Global Media & Entertainment Investments (GMEI) has officially moved to up its stake in iHeartMedia to as much as 49.99 percent.
Global, formerly Honeycomb Investments Limited, reiterated its intention to acquire up to nearly half of iHeartMedia’s stock (IHRT) in a letter to Albert Shuldiner, who serves as chief of the FCC’s audio division and, per his LinkedIn profile, is “responsible for all licensing and regulatory matters for AM and FM radio stations.”
For additional context, the Bahamas-organized Global Media & Entertainment Investments Trust’s sole beneficiary is businessman Michael Tabor. London-based Global, for its part, was founded in 2007 by Ashley Tabor-King (with financial support from his father, Michael) and owns prominent UK radio stations including Capital (a network comprised of 12 individual stations, specifically) and Heart (possessing 10 of 13 total stations under the banner). Despite these clear-cut ties, the entities are technically independent, and GMEI itself holds the 8.7 percent stake in iHeartMedia.
Per the aforementioned letter to Shuldiner, GMEI counsel on February 5th informed iHeartMedia’s FCC attorneys in a phone call that the former business had filed a Schedule 13D, the form that must precede purchases involving more than five percent of a company’s equity shares. Plus, the legal professionals indicated that they intended “to cooperate and work with iHeart to secure the approvals requested” – and, in turn, the bolstered ownership stake – once again according to the letter.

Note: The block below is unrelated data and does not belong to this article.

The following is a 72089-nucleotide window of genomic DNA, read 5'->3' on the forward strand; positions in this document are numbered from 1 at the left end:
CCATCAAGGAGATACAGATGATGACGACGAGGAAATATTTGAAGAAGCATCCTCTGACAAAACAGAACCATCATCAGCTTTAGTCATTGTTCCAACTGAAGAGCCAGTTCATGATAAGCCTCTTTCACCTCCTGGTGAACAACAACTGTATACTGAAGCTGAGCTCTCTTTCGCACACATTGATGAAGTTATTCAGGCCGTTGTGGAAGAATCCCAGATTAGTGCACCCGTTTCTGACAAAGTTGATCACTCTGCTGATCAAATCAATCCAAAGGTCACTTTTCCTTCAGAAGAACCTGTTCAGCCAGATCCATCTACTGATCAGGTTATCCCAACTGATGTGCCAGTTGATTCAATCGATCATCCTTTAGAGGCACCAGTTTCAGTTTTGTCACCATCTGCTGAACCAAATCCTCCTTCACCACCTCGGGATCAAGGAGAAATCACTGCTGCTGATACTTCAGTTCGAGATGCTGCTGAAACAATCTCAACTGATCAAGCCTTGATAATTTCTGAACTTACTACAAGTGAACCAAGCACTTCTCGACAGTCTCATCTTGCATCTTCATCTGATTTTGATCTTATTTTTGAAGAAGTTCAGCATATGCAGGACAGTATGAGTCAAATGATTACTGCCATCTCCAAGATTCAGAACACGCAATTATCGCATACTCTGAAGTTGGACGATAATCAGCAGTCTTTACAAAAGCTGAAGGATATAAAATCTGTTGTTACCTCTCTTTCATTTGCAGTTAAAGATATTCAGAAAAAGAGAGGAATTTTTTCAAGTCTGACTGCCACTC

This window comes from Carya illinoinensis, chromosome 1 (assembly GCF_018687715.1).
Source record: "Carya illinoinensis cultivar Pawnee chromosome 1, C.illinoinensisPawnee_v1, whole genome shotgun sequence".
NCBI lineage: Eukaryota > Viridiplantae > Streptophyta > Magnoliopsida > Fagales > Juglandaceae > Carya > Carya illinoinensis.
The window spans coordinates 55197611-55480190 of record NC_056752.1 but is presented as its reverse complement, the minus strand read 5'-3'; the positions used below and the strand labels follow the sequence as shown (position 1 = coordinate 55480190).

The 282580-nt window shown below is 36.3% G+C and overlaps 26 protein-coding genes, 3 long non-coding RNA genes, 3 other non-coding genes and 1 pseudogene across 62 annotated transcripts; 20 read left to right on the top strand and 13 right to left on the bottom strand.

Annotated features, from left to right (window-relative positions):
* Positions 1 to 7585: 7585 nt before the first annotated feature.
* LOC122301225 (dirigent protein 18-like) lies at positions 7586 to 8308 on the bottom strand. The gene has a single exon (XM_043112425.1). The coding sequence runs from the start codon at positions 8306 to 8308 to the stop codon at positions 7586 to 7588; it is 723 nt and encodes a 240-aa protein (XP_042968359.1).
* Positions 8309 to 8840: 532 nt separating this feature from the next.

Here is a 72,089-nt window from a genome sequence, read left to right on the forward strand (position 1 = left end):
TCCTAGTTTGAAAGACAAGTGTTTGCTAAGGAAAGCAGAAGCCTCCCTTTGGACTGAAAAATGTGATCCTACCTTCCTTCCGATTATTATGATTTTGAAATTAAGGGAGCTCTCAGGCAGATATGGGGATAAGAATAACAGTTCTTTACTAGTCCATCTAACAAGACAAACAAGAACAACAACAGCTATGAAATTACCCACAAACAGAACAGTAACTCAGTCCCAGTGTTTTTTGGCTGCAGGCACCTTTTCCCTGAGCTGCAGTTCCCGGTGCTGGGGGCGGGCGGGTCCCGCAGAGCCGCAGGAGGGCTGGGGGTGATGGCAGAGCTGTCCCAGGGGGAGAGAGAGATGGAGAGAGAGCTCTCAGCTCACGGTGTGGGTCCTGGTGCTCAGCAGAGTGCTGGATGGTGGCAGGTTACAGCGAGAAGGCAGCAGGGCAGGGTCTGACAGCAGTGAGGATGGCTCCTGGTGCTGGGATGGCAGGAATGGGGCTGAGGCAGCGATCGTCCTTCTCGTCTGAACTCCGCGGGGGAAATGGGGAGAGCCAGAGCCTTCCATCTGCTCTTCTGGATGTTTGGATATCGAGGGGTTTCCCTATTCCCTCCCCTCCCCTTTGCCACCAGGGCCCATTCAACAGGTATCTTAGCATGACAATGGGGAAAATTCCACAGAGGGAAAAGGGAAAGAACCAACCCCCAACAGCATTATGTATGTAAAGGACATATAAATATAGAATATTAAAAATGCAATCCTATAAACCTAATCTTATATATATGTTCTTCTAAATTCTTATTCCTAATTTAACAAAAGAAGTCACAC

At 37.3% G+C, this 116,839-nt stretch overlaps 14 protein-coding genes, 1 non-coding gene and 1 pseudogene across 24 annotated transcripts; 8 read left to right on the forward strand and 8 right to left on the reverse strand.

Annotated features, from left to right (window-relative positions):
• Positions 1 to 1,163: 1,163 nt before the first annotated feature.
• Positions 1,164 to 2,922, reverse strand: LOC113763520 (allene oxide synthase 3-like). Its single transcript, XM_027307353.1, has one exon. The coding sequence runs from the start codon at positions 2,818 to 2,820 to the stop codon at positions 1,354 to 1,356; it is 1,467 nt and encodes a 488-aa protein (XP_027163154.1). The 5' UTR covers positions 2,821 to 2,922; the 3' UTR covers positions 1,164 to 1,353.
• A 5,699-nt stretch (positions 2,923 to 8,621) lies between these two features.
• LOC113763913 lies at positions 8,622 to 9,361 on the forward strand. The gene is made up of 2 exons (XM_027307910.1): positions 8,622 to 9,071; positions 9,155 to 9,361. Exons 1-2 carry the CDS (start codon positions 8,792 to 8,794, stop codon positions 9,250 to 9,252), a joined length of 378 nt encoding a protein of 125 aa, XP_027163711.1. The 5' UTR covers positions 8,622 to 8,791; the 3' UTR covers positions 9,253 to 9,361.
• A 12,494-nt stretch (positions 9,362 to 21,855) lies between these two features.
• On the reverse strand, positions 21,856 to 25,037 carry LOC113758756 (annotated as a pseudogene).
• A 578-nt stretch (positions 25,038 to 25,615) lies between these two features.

Then, on February the 8th, “GMEI gave formal notification to iHeart,” requesting advance approval for the purchase of a non-controlling interest of up to 49.99 percent in iHeartMedia. “Neither GMEI nor its FCC counsel received any objection or further communication about this request, other than an acknowledgement of receipt,” the text proceeds.
Ashley Tabor-King himself reiterated the acquisition-related points – GMEI counsel had noted that the “stock acquisition and request for routine advance approval were not hostile” – during a February 18th conference call “with iHeart’s senior management,” including president and CEO Robert Pittman, GMEI’s letter continues.
Nevertheless, iHeartMedia on March 8th filed a petition for declaratory relief with the FCC, requesting that Global be able to increase its IHRT ownership stake “up to any non-controlling amount not to exceed 9.99%.” Global was “frustrated” to learn of the “unilateral” decision to make the request for just 9.99 percent maximum ownership, as opposed to 49.99 percent.
And though Global notes in conclusion that iHeartMedia adopted a stockholder rights plan in May of 2020, under which investors cannot acquire 10 percent or more of the company’s stock without receiving permission from the board of directors, said plan “is not relevant to the [Federal Communications] Commission’s consideration of the matter.”
Now, Global has taken the request directly to the FCC, in addition to asking that the agency allow the public to comment on the matter. At the time of this piece’s publishing, iHeartMedia higher-ups hadn’t publicly addressed the development.
Last month, iHeartMedia purchased digital-audio and podcasting technology platform Triton from The E. W. Scripps Company in a $230 million deal.